Quick! If you are one of the more than 3,200 Latvian citizens who plan to cast absentee ballots in the European Parliament election, you only have a few days left to make up your mind about which party to support. In Latvia, voters will go to the polls on June 12, but your absentee ballot has to reach Rīga by then as well. Sixteen political organizations from the left to the right have fielded a total of 245 candidates for the nine seats Latvia will have in the European Parliament. But where to look for election information?
Voters will have to choose which one of the 16 tickets to vote for. On the ballot, voters will be able to indicate their preferences for individual candidates from the political organization they chose. Each party could have up to 18 candidates.
Those political organizations that don’t receive at least 5 percent of the votes won’t see any of their candidates get a seat in the European Parliament. Those political organizations that get more than five percent will be in contention for the nine seats.
According to a May survey by EOS Gallup Europe, 25 percent of people who said they will vote in Latvia’s European Parliament election would support the conservative party Jaunais laiks (New Era). Another 19 percent said they would vote for the conservative Tautas partija (People’s Party). Seventeen percent said they would support the heavily ethnic Russian party Par cilvēka tiesībam vienotā Latvijā (For Human Rights in United Latvia).
The same Gallup survey suggested that a number of political organizations would not get past the 5 percent barrier, include Latvijas Sociāldemokrātiskā strādnieku partija (Latvian Social Democratic Workers’ Party, or LSDSP), the conservative Latvijas Pirmā partija (First Party of Latvia), the leftist Tautas saskaņas partija (National Harmony Party), Konservatīva party (Conservative Party) and Eiroskeptiķi (the political movement of Euroskeptics).
Gallup also found that 51 percent of eligible voters plan to participate in the Europarliament election in Latvia.
Unless you subscribe to a Latvian newspaper, chances are the Internet will be the place you search for background about candidates and party programs or platforms. Of the 16 political organizations, 11 have official Web sites but of those only a handful have bothered to address the European Parliament election in detail.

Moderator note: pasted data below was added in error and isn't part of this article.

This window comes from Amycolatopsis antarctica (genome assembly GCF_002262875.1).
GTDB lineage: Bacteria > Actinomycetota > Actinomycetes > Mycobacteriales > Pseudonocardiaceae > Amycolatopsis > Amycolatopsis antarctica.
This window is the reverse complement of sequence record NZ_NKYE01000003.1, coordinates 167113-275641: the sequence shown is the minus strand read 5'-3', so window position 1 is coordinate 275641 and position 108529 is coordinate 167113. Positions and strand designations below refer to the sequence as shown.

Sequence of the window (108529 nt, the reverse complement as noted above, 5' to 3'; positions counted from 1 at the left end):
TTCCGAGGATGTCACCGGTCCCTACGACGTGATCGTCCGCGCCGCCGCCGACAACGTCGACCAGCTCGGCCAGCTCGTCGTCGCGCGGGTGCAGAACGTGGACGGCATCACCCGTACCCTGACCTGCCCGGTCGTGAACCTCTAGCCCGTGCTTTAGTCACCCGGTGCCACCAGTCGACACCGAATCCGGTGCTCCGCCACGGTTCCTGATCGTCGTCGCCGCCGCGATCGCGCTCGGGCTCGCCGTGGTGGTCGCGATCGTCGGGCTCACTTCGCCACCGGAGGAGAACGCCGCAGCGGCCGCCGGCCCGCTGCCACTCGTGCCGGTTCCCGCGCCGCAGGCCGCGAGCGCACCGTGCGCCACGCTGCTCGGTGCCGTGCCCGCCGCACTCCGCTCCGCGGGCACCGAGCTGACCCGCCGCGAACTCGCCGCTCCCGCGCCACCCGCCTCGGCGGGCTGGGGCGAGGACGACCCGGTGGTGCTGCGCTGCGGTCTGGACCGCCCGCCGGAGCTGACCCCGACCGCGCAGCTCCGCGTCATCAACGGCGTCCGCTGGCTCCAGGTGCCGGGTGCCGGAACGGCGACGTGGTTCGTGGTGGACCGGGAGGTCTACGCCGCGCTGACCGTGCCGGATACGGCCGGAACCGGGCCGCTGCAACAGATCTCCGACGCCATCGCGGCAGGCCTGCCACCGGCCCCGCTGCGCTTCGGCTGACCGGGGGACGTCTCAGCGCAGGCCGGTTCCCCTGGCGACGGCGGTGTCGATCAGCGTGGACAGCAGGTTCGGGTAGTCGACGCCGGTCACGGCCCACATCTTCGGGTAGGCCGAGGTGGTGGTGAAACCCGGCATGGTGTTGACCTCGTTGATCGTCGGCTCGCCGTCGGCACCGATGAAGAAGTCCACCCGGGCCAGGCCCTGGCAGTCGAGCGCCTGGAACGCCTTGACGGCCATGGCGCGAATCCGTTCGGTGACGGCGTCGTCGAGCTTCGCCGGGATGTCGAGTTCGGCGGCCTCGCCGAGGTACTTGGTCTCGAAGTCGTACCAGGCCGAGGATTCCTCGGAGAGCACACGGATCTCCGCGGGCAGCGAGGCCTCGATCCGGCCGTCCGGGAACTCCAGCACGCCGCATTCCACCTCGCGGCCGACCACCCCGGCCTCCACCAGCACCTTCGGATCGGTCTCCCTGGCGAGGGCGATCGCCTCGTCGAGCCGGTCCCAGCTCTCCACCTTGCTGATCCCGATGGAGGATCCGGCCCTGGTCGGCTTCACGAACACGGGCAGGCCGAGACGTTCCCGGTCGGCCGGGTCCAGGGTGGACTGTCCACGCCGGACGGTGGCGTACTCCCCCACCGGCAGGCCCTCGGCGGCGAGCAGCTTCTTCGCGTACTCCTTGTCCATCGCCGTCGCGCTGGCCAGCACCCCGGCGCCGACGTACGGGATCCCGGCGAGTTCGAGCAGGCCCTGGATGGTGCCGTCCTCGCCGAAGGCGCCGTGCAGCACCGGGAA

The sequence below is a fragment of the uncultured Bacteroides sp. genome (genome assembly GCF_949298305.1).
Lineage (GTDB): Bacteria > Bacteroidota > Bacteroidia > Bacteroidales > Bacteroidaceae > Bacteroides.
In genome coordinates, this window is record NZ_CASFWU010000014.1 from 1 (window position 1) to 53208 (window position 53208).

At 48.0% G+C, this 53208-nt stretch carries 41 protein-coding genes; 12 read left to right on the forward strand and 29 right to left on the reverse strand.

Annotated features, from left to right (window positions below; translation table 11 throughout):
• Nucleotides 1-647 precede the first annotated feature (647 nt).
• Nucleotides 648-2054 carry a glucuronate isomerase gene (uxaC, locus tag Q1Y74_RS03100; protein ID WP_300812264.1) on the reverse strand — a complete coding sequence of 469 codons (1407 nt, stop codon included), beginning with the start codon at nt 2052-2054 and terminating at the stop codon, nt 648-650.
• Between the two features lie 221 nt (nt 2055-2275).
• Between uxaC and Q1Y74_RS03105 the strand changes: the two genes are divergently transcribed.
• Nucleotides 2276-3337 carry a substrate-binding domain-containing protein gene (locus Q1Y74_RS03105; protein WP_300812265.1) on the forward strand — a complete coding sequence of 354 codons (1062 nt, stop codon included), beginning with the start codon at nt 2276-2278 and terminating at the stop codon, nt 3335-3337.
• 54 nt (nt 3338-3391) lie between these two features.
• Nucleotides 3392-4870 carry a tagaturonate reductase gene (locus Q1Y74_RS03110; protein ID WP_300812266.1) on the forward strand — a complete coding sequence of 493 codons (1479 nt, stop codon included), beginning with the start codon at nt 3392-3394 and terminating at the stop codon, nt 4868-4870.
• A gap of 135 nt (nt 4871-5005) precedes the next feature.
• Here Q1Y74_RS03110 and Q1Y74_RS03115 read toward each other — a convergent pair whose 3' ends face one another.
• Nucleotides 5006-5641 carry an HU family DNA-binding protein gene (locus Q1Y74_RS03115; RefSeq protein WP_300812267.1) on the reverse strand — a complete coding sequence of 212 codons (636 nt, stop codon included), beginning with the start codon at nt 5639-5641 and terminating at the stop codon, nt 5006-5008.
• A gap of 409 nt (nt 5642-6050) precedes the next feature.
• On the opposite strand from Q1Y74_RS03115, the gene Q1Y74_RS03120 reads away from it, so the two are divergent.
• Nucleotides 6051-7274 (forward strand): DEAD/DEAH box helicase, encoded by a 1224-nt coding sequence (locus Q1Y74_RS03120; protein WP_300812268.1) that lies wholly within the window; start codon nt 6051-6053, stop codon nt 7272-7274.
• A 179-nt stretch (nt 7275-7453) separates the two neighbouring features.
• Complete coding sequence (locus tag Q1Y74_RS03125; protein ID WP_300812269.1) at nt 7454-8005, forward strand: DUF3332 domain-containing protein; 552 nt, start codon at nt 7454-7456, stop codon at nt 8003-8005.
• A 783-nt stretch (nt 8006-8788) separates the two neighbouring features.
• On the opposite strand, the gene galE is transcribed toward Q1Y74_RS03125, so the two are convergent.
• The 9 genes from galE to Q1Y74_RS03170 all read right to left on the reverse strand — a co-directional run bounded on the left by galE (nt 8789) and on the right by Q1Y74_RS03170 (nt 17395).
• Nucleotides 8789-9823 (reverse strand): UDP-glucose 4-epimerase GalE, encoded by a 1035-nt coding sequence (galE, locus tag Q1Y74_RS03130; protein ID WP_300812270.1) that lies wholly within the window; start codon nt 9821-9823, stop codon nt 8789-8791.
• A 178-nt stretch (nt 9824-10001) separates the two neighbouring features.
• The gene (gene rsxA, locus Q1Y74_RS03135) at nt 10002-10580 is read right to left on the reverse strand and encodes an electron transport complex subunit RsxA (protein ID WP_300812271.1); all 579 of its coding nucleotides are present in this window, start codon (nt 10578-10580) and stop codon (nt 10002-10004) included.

For an overview of the candidates and brief information on what each political organizations plans to do if elected to the parliament, perhaps there’s no better Web site than that of the Central Elections Commission (Centrālā vēlēšanu komisija). The commission explains the voting procedure both domestically and abroad, as well as offers lists of the candidates from each organization.
For details, however, it’s perhaps best to turn to the political organizations themselves—and this is where the Web-surfing voter runs into problems.
Here’s a quick guide to what is available.
Jaunais laiks is fielding 18 candidates, including three current members of parliament—Valdis Dombrovskis, Ainars Latkovskis and Liene Liepiņa—and Latvia’s ambassador to Finland, Valdis Skrastiņš. The party’s Web site devotes an entire section to the European Parliament election, including its program for the EU and information on how to vote in Latvia and abroad.
Kristīgi demokrātiskā savienība
The Christian Democrats offer a slate of 18 candidates, headed by Brigita Tamane, a member of the Rīga City Council’s Audit Committee. The party’s Web site provides its Europarliament program and a list of—but no background about—its candidates.
The once-powerful liberal party Latvijas Ceļš (Latvia’s Way) is still around, but fields only nine candidates in the election. At the head of the ticket is George Andrejevs, former foreign minister and now Latvia’s ambassador to the European Council. Perhaps more than any other party, Latvijas Ceļš is using its Web site to promote its candidates and platform for the Europarliament. Among the other candidates is Andris Bērziņš, former Rīga mayor and former prime minister. He is one of two people with the same name—and the same No. 2 position on their respective party’s ticket—among all the candidates. The other is Andris Berziņš, a member of parliament representing Zaļo un Zemnieku savienība.
Latvijas Pirmā partija
The conservative First Party of Latvia draws 10 of its 18 candidates from the ranks of the Saeima, including No. 1 on the ticket, Oskars Kastēns. Also on the ticket is Education and Science Minister Juris Radzevičs, as well as American-born Nils Muižnieks, the minister for special assignments for society integration affairs. The party’s Web site includes a section devoted to the Europarliament election.
Latvijas Sociāldemokrātiskā strādnieku partija
On its Web site, the Latvian Socialdemocratic Workers Party (LSDSP) offers little information about its 18 candidates or its platform for the European Parliament. Among the candidates are party leader Juris Bojārs, journalist and Rīga City Council member Dainis Īvāns, and the controversial former member of parliament Jānis Ādamsons.
Par cilvēka tiesībām vienotā Latvijā
Although it has a Web site, the party For Human Rights in United Latvia (PCTVL) apparently expects voters to read Russian if they want to learn anything about its program or candidates. A promised link to a Latvian section (and, for that matter, an English section) doesn’t work. However, PCTVL does offer a special section on the Europarliament election in Russian. With just 10 candidates in the election, PCTVL’s ticket is headed by the controversial Tatjana Ždanoka, co-chair of the party.